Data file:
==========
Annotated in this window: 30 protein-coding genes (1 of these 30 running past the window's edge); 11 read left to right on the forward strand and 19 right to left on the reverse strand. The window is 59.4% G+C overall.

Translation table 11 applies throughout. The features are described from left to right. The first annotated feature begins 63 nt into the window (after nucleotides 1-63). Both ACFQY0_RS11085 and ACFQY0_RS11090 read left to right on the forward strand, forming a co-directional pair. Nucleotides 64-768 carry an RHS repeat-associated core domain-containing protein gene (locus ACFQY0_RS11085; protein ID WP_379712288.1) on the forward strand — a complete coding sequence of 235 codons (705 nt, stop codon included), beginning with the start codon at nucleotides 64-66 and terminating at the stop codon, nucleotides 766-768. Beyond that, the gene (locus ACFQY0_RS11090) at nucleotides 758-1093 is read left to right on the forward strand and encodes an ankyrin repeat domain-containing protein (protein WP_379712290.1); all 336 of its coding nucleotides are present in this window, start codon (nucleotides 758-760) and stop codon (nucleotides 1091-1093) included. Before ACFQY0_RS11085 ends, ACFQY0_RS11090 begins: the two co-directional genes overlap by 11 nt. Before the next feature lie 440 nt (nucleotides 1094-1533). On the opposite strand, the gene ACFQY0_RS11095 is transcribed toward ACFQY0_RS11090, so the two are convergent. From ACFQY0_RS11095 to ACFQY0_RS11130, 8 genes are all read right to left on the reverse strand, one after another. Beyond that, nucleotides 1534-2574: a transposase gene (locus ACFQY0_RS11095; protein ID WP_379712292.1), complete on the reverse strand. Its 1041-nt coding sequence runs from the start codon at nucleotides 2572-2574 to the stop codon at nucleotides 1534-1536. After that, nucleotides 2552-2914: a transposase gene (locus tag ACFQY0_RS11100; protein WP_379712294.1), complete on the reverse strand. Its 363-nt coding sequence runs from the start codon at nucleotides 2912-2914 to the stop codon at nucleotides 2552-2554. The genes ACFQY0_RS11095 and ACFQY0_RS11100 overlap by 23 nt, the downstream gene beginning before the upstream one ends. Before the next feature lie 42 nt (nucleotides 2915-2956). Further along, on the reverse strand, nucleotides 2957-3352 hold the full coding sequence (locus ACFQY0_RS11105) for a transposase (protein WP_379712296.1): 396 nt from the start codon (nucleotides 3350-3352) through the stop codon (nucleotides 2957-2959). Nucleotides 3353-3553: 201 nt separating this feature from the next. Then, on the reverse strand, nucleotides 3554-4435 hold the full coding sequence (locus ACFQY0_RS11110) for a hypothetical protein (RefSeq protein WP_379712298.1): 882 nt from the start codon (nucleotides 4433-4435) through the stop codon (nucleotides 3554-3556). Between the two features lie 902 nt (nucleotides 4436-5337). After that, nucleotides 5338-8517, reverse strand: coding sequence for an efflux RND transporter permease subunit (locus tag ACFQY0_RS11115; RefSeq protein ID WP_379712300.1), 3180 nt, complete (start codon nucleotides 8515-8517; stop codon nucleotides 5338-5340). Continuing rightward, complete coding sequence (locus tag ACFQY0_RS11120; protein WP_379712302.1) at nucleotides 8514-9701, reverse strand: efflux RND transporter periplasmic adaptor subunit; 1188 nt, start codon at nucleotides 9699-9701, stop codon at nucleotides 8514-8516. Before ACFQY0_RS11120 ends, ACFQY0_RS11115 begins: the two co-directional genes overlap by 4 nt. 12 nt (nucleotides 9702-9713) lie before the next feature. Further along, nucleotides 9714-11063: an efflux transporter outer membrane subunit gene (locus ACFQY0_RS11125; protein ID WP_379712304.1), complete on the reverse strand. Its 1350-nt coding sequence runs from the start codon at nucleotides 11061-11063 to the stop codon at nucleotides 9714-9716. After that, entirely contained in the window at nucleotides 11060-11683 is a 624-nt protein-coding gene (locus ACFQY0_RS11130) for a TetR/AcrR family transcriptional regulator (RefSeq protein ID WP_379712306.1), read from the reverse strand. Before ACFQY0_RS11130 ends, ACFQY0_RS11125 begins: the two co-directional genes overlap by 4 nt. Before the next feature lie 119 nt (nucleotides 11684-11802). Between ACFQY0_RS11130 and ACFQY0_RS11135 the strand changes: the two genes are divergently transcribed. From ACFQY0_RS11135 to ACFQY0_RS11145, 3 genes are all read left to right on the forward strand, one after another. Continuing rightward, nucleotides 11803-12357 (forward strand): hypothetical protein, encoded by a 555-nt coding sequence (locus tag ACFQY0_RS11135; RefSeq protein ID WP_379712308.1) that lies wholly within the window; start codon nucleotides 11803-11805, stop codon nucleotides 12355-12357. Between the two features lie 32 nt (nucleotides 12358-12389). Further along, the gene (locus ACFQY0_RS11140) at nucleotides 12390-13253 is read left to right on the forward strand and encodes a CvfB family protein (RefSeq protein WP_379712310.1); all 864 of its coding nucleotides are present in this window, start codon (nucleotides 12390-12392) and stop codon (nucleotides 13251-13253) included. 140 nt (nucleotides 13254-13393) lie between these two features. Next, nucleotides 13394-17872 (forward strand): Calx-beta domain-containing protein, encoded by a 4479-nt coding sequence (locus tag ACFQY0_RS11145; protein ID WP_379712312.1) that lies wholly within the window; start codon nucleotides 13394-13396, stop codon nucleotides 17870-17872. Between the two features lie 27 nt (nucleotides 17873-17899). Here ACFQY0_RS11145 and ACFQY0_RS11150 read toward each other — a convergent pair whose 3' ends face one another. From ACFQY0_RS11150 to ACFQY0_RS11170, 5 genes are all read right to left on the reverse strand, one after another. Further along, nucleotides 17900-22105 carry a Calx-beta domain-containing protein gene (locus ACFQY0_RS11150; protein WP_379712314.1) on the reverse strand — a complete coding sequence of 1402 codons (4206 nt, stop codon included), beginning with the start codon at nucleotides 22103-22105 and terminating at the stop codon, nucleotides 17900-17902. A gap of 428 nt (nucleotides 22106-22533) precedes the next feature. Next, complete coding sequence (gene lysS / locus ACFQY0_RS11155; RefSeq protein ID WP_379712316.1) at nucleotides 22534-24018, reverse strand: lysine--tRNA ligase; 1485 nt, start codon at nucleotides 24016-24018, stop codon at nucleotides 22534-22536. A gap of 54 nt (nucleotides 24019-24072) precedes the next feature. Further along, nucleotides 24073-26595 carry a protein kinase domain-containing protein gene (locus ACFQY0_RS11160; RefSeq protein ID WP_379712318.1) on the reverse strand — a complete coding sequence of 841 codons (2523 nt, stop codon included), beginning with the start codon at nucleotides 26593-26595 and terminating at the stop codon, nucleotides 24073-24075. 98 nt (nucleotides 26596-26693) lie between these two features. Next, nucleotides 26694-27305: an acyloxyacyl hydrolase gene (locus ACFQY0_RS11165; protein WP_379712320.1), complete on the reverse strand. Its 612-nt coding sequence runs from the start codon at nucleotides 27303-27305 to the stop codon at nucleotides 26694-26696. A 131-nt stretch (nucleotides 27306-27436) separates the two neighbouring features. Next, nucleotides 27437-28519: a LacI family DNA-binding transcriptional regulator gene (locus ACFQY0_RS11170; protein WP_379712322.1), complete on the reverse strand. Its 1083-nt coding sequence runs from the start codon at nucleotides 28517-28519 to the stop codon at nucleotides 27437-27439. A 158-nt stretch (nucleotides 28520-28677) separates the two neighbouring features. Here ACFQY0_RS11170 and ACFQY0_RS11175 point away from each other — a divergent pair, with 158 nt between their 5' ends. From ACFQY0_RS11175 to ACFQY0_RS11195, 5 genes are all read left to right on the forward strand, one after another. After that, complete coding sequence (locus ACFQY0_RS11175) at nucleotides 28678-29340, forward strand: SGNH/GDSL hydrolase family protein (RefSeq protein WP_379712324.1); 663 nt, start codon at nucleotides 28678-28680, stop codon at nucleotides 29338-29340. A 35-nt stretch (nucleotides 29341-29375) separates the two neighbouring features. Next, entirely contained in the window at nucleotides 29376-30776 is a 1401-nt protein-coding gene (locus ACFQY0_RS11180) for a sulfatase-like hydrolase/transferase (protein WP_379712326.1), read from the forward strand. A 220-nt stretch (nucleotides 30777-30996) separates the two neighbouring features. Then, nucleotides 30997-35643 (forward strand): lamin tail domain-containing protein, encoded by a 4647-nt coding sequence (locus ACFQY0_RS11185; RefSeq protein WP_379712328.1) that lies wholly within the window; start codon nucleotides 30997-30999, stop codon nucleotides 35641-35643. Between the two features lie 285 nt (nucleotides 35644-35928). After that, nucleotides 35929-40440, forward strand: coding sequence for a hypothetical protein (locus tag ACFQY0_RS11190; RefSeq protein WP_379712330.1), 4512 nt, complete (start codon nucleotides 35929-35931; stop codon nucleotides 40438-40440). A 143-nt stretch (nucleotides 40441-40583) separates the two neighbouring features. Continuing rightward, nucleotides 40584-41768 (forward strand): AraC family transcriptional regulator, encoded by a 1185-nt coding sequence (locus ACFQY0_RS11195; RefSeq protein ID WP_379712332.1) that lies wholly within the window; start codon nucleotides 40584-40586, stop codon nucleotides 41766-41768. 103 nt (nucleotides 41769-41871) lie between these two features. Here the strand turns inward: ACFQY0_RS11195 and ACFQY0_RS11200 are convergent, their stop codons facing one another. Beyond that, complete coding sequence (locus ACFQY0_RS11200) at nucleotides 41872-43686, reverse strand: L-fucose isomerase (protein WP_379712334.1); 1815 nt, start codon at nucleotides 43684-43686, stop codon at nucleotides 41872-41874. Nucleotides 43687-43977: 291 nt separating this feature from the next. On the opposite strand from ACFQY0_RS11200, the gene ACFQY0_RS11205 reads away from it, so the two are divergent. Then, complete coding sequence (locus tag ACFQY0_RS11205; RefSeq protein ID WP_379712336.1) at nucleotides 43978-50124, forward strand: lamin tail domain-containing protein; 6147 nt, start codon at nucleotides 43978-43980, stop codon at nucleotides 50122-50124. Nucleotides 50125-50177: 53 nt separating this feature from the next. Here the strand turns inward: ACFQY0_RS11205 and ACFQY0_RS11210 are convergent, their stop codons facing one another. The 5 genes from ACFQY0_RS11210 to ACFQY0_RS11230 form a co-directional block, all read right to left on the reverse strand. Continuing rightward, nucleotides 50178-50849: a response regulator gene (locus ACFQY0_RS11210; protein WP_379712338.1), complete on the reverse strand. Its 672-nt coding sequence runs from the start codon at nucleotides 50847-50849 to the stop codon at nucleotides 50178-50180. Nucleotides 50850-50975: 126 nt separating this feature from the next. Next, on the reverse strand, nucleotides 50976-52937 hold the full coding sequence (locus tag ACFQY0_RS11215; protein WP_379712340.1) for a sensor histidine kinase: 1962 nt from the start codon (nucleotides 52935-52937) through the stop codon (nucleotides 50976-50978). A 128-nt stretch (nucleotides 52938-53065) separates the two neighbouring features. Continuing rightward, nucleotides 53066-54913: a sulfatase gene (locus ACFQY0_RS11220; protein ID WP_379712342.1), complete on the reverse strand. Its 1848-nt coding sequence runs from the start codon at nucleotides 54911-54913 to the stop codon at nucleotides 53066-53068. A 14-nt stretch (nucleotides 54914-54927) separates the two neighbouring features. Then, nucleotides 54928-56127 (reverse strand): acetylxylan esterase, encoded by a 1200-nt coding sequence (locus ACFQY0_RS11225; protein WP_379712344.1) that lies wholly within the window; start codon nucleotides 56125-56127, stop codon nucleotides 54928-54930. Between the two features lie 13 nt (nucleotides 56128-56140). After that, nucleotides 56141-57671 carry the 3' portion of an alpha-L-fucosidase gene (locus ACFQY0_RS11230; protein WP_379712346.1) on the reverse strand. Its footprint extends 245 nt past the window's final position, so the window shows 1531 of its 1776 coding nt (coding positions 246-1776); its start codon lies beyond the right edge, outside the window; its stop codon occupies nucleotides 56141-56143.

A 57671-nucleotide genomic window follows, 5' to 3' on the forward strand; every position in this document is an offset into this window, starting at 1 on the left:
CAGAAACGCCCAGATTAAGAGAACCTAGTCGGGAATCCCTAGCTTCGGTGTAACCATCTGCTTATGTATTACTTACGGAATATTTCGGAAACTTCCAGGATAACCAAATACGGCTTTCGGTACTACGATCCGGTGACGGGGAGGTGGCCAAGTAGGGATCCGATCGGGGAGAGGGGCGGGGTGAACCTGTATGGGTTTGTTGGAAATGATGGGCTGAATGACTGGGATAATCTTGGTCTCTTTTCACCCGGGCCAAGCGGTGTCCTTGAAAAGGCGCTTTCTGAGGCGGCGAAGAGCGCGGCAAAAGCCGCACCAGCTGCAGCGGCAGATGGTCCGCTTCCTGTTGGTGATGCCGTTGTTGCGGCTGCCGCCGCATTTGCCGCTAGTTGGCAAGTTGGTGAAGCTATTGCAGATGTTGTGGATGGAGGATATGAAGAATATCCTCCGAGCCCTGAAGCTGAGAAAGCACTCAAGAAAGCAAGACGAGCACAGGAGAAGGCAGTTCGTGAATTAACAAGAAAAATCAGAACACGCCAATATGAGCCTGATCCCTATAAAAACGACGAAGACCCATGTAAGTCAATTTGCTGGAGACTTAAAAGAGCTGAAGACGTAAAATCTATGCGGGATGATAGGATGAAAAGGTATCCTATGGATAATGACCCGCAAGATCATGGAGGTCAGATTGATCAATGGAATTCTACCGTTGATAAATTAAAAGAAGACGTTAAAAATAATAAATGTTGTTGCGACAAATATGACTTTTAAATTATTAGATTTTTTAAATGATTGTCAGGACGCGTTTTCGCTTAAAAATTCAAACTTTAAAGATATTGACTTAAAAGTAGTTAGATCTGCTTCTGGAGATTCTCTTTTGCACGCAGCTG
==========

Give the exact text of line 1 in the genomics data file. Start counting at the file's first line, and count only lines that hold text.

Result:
Annotated in this window: 30 protein-coding genes (1 of these 30 running past the window's edge); 11 read left to right on the forward strand and 19 right to left on the reverse strand. The window is 59.4% G+C overall.